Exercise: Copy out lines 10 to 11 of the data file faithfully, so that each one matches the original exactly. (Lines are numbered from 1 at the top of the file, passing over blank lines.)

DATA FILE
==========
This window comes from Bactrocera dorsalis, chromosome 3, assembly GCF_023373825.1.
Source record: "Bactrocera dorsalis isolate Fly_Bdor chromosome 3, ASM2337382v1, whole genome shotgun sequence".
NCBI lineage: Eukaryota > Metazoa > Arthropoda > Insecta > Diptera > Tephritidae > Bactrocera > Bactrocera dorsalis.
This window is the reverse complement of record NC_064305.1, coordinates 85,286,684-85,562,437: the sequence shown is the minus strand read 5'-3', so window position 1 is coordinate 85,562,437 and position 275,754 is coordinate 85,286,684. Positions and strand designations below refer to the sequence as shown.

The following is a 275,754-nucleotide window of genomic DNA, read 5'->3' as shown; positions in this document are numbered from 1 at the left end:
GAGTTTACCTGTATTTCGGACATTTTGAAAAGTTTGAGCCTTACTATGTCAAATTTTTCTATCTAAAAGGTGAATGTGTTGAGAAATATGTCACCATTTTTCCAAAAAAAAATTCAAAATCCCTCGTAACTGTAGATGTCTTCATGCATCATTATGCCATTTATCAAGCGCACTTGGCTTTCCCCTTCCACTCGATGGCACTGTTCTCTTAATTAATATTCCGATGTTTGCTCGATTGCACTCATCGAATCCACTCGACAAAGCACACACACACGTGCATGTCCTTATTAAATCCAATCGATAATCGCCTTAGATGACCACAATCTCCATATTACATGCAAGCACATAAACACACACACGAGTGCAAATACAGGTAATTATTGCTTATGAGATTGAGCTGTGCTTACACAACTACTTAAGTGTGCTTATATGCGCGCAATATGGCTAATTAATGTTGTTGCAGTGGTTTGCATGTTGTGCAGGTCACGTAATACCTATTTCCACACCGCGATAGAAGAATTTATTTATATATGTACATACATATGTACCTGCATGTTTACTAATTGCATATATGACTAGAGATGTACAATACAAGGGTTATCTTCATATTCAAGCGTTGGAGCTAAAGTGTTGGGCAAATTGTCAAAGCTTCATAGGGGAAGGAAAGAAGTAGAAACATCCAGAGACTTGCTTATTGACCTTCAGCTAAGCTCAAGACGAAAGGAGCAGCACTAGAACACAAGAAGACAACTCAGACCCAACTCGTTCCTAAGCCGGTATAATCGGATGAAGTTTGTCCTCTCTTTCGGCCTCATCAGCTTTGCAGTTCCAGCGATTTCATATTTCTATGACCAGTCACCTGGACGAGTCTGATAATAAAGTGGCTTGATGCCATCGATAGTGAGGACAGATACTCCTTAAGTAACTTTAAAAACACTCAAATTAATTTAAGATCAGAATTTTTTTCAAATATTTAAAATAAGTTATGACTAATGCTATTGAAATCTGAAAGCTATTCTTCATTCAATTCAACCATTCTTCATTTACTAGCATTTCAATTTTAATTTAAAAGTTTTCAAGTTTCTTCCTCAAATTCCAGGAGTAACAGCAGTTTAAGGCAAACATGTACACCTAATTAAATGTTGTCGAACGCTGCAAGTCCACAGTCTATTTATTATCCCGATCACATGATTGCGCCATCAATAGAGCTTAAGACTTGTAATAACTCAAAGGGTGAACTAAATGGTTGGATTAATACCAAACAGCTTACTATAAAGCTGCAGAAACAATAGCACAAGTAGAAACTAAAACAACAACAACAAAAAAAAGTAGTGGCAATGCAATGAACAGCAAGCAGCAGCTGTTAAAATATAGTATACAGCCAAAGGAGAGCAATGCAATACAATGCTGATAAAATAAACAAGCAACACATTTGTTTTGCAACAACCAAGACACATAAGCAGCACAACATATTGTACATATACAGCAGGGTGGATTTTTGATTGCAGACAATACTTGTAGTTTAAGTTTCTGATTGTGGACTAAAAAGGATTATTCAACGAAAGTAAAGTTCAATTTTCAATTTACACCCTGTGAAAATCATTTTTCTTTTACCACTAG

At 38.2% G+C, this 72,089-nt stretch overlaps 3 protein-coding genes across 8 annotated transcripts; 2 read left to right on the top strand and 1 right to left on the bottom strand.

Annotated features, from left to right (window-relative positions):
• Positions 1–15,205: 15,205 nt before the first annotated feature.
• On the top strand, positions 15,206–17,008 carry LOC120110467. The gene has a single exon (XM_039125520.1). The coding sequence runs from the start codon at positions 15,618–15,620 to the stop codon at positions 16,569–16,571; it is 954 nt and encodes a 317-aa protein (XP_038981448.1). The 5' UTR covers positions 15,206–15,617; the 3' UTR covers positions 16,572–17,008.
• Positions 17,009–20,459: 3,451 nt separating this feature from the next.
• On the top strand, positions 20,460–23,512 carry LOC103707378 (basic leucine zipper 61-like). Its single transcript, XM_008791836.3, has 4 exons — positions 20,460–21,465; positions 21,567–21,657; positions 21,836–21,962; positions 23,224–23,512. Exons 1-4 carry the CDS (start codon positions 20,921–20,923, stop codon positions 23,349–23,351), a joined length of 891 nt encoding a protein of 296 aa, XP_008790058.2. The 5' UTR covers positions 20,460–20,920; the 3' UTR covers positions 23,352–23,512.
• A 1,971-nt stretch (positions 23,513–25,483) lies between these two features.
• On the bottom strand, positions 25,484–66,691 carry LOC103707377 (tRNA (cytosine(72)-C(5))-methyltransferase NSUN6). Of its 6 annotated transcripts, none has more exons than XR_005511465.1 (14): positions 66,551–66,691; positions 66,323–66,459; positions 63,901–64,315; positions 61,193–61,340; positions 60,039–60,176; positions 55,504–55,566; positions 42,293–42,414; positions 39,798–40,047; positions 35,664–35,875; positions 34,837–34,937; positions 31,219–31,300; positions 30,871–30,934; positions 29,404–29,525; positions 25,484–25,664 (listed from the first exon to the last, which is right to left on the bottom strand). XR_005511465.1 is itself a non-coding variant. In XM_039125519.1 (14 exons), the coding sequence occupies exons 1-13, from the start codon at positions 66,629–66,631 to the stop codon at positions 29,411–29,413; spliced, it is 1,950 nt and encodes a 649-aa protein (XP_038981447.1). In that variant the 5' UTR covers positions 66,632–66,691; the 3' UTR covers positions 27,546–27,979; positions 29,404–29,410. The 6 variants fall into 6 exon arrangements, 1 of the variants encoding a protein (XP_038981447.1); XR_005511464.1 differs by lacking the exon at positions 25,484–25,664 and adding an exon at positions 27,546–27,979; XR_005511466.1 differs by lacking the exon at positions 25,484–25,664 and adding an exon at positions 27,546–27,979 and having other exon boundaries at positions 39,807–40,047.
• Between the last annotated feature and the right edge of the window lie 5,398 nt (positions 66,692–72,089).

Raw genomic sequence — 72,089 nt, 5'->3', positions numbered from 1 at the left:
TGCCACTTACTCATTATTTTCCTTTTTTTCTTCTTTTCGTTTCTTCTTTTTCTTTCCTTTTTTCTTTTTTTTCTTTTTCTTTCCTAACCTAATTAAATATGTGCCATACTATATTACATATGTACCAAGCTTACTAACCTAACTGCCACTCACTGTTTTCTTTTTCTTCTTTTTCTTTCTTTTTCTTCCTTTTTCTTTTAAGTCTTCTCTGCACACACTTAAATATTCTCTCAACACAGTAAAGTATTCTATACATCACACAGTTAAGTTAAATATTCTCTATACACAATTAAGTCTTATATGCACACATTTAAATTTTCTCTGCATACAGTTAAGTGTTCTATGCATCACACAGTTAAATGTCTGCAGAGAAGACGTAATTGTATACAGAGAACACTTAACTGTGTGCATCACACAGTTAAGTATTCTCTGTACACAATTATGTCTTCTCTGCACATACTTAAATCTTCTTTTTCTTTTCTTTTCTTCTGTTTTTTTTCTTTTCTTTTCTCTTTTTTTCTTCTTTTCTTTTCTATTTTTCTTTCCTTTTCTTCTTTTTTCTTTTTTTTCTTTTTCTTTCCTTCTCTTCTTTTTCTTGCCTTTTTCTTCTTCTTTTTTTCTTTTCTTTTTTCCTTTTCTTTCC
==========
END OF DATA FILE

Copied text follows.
• On the top strand, positions 15,206–17,008 carry LOC120110467. The gene has a single exon (XM_039125520.1). The coding sequence runs from the start codon at positions 15,618–15,620 to the stop codon at positions 16,569–16,571; it is 954 nt and encodes a 317-aa protein (XP_038981448.1). The 5' UTR covers positions 15,206–15,617; the 3' UTR covers positions 16,572–17,008.
• Positions 17,009–20,459: 3,451 nt separating this feature from the next.